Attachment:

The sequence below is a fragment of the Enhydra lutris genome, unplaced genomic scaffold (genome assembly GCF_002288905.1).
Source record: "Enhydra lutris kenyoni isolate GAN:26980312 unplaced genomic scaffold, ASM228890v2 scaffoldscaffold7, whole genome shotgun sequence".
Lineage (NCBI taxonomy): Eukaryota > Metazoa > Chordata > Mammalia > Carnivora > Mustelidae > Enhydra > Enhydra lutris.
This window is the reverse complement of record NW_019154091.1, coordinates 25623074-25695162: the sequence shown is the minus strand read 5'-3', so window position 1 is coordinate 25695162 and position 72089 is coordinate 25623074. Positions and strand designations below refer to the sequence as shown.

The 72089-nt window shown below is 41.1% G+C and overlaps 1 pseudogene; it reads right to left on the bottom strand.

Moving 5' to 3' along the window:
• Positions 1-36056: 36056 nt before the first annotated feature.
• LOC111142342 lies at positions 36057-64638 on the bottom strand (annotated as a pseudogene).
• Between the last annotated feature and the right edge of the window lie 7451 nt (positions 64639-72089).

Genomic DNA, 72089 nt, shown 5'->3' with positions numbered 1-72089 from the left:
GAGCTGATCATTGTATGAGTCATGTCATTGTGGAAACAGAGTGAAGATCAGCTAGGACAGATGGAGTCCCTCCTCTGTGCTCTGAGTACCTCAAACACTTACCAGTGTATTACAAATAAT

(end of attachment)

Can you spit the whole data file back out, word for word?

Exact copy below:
The sequence below is a fragment of the Enhydra lutris genome, unplaced genomic scaffold (genome assembly GCF_002288905.1).
Source record: "Enhydra lutris kenyoni isolate GAN:26980312 unplaced genomic scaffold, ASM228890v2 scaffoldscaffold7, whole genome shotgun sequence".
Lineage (NCBI taxonomy): Eukaryota > Metazoa > Chordata > Mammalia > Carnivora > Mustelidae > Enhydra > Enhydra lutris.
This window is the reverse complement of record NW_019154091.1, coordinates 25623074-25695162: the sequence shown is the minus strand read 5'-3', so window position 1 is coordinate 25695162 and position 72089 is coordinate 25623074. Positions and strand designations below refer to the sequence as shown.

The 72089-nt window shown below is 41.1% G+C and overlaps 1 pseudogene; it reads right to left on the bottom strand.

Moving 5' to 3' along the window:
• Positions 1-36056: 36056 nt before the first annotated feature.
• LOC111142342 lies at positions 36057-64638 on the bottom strand (annotated as a pseudogene).
• Between the last annotated feature and the right edge of the window lie 7451 nt (positions 64639-72089).

Genomic DNA, 72089 nt, shown 5'->3' with positions numbered 1-72089 from the left:
GAGCTGATCATTGTATGAGTCATGTCATTGTGGAAACAGAGTGAAGATCAGCTAGGACAGATGGAGTCCCTCCTCTGTGCTCTGAGTACCTCAAACACTTACCAGTGTATTACAAATAAT